So, when the December Showing Off challenge was announced, my mind enthusiastically wrapped itself around the idea of Choucroute Garnie. From 1984-1985, I lived in Stuttgart, Germany which is only about seventy miles from Strasbourg, the capital of Alsace, the home of Choucroute Garnie. The people of Stuttgart speak Swabian, which, like Alsatian, is one of the Low Alemannic dialects. As in Alsace, the people of Swabia (Stuttgart and the surrounding area), pay much attention to cured meats. Indeed, every town contains a Metzgerei, a butcher's shop where charcuterie is found in abundance. My husband and I loved the food. When my parents visited in the summer, my husband and I took them to Strasbourg for some Choucroute Garnie and three of us ordered it. My mom ordered some chicken dish and I wondered if she hadn't really liked the pork chops and sauerkraut that she made so long ago. I had made Choucroute Garnie a number of times in my adult years but this was the first time I would be tasting it in some fancy restaurant in Strasbourg. I don't remember the name of the place but it was very close to the cathedral. It may have been Maison Kammerzell. The food tasted sublime and exceeded my expectations. I don't remember all the meats served with it, I only remember devouring most of it.
Having spent this past year diving with great expectation and fun into the Charcutepalooza challenges, I began to do some research on the history of Choucroute Garnie in order to serve an authentic dinner. I also wanted to regale my guests not just with wonderful food but also with anecdotes about Choucroute Garnie like how the poet Edna St. Vincent Millay, when in Paris, ate it every day at the Rotonde in Montparnesse.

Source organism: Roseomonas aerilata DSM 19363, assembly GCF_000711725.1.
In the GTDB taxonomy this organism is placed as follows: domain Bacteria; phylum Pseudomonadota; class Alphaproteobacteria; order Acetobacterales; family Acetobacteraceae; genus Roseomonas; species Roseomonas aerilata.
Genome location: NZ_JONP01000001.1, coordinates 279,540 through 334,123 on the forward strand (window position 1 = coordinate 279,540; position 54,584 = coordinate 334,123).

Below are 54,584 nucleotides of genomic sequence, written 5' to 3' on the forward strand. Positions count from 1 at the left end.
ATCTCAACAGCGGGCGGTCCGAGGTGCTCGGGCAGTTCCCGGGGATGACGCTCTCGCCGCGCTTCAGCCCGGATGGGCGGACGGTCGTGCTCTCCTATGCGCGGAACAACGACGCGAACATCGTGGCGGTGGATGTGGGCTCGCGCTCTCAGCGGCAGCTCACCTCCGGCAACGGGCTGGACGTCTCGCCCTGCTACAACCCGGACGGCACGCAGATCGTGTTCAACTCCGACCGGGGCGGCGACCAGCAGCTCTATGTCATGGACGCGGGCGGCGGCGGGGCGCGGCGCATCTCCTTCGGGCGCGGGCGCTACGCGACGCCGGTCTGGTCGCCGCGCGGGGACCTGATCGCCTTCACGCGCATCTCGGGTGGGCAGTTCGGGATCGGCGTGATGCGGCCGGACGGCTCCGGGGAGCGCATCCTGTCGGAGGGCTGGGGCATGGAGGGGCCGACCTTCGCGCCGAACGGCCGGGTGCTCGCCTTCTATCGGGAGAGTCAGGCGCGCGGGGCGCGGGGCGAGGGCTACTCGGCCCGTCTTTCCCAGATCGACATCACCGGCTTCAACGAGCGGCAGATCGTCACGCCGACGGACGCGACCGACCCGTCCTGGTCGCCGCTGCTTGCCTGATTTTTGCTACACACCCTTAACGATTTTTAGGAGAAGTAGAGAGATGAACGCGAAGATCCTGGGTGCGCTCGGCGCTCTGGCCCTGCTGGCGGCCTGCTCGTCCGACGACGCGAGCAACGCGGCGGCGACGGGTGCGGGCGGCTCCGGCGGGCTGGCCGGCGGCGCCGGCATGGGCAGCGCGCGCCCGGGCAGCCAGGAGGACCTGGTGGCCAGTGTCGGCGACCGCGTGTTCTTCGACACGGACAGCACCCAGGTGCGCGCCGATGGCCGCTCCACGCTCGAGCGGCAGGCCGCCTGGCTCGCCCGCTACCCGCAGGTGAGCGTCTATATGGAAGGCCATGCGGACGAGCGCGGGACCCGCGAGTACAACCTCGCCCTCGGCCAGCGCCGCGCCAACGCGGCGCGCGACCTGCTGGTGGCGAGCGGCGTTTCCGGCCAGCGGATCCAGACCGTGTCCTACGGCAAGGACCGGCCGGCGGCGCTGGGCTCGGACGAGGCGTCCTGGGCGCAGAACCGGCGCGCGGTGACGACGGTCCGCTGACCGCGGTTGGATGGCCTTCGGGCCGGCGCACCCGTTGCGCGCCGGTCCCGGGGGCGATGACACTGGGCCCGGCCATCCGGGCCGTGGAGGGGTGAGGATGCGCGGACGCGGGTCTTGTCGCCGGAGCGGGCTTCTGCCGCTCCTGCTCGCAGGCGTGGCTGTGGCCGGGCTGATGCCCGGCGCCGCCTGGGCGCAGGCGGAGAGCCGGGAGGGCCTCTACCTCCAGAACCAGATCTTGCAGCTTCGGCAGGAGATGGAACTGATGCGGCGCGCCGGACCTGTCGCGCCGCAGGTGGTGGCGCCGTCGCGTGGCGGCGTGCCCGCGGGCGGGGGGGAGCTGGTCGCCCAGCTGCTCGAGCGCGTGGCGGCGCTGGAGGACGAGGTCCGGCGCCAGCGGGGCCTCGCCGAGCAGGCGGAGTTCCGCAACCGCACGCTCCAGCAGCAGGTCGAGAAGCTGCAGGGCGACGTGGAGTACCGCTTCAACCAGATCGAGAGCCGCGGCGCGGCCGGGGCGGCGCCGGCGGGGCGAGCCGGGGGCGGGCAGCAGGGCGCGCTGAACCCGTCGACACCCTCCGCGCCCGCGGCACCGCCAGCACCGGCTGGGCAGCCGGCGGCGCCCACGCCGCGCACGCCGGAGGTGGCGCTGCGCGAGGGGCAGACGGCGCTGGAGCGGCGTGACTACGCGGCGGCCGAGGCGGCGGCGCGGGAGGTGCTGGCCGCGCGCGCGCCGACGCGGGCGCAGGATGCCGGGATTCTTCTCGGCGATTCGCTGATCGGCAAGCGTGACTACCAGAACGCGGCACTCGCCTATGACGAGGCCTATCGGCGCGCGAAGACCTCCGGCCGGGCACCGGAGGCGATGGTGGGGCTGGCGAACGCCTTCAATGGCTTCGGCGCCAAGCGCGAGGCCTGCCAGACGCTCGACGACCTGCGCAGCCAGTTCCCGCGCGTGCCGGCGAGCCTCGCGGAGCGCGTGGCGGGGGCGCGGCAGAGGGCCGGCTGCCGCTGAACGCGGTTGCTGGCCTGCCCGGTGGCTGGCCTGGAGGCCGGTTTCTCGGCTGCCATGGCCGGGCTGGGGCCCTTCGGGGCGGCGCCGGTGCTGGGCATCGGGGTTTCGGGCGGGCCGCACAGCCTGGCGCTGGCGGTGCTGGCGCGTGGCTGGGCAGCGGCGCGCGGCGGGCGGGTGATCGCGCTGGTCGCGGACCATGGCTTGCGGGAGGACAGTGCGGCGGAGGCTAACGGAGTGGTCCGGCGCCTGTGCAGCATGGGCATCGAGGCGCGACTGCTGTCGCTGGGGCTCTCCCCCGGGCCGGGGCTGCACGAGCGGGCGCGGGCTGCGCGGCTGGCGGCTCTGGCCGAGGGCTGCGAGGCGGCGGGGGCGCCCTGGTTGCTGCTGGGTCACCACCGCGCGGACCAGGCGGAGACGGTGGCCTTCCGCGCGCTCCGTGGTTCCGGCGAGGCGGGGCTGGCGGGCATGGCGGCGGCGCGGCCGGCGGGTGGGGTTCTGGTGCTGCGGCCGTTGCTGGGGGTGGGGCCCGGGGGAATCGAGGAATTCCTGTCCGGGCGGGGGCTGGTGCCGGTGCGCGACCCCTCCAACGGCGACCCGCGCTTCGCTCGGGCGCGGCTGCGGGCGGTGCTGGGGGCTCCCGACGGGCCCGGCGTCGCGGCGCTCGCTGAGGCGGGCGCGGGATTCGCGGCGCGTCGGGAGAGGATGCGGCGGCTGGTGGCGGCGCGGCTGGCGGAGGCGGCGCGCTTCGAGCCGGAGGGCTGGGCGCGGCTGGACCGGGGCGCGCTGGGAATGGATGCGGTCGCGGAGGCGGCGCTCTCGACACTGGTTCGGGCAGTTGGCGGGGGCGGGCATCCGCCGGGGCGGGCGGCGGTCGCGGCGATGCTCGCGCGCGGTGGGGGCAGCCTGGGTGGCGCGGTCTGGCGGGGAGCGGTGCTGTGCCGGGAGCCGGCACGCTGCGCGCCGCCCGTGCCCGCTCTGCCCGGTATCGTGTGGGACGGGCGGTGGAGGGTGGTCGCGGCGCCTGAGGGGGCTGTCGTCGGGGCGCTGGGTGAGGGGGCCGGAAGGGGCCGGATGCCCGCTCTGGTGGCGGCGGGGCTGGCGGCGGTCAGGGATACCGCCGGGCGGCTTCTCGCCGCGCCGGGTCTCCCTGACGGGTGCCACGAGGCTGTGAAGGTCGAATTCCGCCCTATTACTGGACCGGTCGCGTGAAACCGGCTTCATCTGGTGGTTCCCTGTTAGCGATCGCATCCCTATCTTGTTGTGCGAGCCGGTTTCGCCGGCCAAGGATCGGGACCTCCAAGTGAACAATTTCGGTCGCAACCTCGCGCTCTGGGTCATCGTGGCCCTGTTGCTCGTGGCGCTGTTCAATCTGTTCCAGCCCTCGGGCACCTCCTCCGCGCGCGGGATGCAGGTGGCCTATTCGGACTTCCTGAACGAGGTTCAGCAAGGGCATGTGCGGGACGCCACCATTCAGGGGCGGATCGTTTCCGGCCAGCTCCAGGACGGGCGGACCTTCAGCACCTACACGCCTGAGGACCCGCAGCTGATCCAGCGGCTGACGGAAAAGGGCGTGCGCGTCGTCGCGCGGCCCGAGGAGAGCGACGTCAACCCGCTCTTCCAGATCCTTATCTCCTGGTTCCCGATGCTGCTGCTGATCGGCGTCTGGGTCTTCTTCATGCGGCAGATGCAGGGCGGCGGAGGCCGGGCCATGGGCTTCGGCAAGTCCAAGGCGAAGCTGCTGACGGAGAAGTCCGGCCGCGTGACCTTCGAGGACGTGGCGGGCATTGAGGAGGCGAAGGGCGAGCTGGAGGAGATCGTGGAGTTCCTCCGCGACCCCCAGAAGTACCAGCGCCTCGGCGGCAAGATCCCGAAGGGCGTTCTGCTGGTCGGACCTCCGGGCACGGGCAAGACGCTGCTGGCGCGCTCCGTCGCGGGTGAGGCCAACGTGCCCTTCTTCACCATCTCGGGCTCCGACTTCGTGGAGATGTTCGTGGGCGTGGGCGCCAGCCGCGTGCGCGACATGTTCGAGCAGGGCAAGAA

I also wanted to explain how this very German style dish came to be found in France. Alsace's location, west of the Rhine River and backed by the Vosges Mountains, made it a strategic place for both countries, as its history reveals. At the end of the Thirty Years War in 1648, Louis XIV annexed the area into France where it remained until the end of the Franco-Prussian War in 1870, when Germany took over Alsace. After World War I, the Treaty of Versailles in 1919 gave the territory back to France. With the rise of Nazi power in Germany, Hitler annexed Alsace in 1940, but at the end of World War II, the area was returned to the French government. Although this history of sovereignty must have been exhausting for the citizens of Alsace, it also seemed to bring out the best of both countries when it came to food.
As for other trivia about Alsace, that famous song "Les Marseillaise," known by many for its timely occurrence in the film Casablanca, was composed in Strasbourg. A number of famous people have come from Alsace, including such illustrious chefs like André Soltner and Jean-Georges Vongerichten. Marcel Marceau, the famous French mime came from Alsace as did Marie Tussaud of wax museum fame. Also, according to the Saveur Cooks Authentic French cookbook, Alsace is known for its many starred Michelin restaurants. As I remember from my year in Stuttgart, it is an interesting area because several close borders, including not only France and Germany, but also Switzerland and Austria, exchanged sovereignty, visitors, neighbors, friends, and family throughout its history.
I set the date for the Charcutepalooza final meal for the Sunday after Thanksgiving. With the end of the semester and all its extra work looming in front of me, I wanted to give myself plenty of time! I invited six, close friends who had been following and reading and hearing about my charcuterie escapades throughout the year. They also had sampled some of the challenges.
|Spiced poached pear|